QZ Asset Management is using NASDAQ as a marketing tool.

The Hong Kong based Ponzi scheme also claims it has raised $100 million from the private selling of shares.

On January 9th, 2023, the shell company QZ Global Limited was incorporated in South Dakota.

Shortly after, QZ Asset Management applied for a Nasdaq listing under the symbol QZAM.

As part of the application, QZ Asset Management claimed to manage “approximately $8.4 billion in assets”.

QZ Asset Management also ticked a box certifying they had not issued or sold any unregistered securities over the past year.

On February 27th, QZ Asset Management, through QZ Global Limited, filed an S-1 form with the SEC.

An S-1 Form is a requirement if a company intends to publicly offer new securities.

As per QZ Global Limited’s S-1 Form, the company intends to raise $300 million by selling 60 million shares.

The filing contains unaudited financial reports and representations. Here’s an example;

As of December 31, 2022, we had approximately $449.3 million of remaining unfunded capital commitments to our funds.

In addition, as of December 31, 2022, we had $244.9 million of indebtedness outstanding under our credit facilities and secured borrowings and $1,783.2 million of cash and cash equivalents.

Obviously not being audited these figures and claims are meaningless.

That aside, the major problem here is QZ Asset Management’s daily returns Ponzi scheme.

Naturally QZ Asset Management’s MLM investment scheme isn’t mentioned anywhere in their SEC filing or NASDAQ application.

To recap, QZ Asset Management is run by founder Cui Tong Fei (who we know nothing about), and CEO Blake Yeung Pu Lei (below).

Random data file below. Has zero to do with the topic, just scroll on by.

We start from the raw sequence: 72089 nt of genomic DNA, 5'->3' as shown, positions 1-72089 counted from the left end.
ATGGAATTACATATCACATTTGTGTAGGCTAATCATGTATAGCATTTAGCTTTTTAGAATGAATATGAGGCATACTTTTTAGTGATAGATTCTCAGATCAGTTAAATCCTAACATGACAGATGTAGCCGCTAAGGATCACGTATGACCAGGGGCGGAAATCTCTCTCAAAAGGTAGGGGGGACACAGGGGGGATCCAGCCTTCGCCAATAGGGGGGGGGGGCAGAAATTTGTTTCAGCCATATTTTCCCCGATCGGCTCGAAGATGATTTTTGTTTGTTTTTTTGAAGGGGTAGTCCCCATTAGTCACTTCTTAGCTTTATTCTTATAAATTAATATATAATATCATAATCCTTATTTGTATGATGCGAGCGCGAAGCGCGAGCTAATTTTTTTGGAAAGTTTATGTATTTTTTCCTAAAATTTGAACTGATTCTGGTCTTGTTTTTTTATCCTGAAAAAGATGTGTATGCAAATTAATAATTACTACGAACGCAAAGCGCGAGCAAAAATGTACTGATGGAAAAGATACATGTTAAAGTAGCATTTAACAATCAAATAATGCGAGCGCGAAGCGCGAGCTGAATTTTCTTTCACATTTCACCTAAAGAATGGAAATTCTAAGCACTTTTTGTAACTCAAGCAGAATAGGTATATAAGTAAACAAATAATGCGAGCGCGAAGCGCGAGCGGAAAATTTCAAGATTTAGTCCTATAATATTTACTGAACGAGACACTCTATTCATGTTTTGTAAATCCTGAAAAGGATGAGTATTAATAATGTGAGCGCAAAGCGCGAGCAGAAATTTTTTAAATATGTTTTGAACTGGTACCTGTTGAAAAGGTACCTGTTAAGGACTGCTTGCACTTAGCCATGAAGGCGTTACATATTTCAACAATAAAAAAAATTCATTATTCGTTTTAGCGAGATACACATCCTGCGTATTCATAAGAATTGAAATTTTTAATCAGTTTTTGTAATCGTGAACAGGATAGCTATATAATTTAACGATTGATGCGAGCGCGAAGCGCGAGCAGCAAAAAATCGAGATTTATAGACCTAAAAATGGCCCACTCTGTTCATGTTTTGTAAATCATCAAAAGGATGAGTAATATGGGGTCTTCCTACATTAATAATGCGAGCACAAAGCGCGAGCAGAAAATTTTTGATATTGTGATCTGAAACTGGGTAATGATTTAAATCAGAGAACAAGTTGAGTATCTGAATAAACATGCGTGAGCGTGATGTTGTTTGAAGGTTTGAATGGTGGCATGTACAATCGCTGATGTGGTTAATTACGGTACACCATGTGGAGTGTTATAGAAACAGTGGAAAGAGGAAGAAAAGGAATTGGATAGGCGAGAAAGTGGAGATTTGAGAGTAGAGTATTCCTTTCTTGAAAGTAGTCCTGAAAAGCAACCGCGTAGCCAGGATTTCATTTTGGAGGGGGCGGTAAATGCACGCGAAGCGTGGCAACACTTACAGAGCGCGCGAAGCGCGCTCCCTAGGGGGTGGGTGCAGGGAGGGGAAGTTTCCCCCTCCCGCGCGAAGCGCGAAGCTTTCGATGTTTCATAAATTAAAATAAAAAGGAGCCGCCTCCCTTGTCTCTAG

QZ Asset Management solicits investment on the promise of up to 3.5% a week. Returns are capped at 400%, after which reinvestment is required to continue earning.

QZ Asset Management represents it trades with a BDAI bot it developed.

To be honest, applying for a NASDAQ listing and filing forms with the SEC is an odd move for an MLM Ponzi scheme. I’m not 100% sure on what the end-game is here.

QZ Asset Management claims both to have been founded in China and maintain “significant Chinese operations”.

Getting a NASDAQ listing and dumping shares on investors is a pretty elaborate exit-scam if that’s what QZ Asset Management are going for. I suppose Fei and Yeung could dick off to China once that’s done – but why go to all the effort?

Obviously a collapsed Ponzi scheme that dumped shares on its investors, in the US no less, is still going to attract regulatory attention.

Perhaps Fei and Leung are counting on Chinese authorities doing nothing if everything appears above-board in the US.

Outside of that no alternative angle immediately comes to mind. Obviously QZ Asset Management’s financial representations and  pretense to appear legitimate are baloney. And certainly, without protection from the Chinese government, lying to both the SEC and NASDAQ is a dangerous game.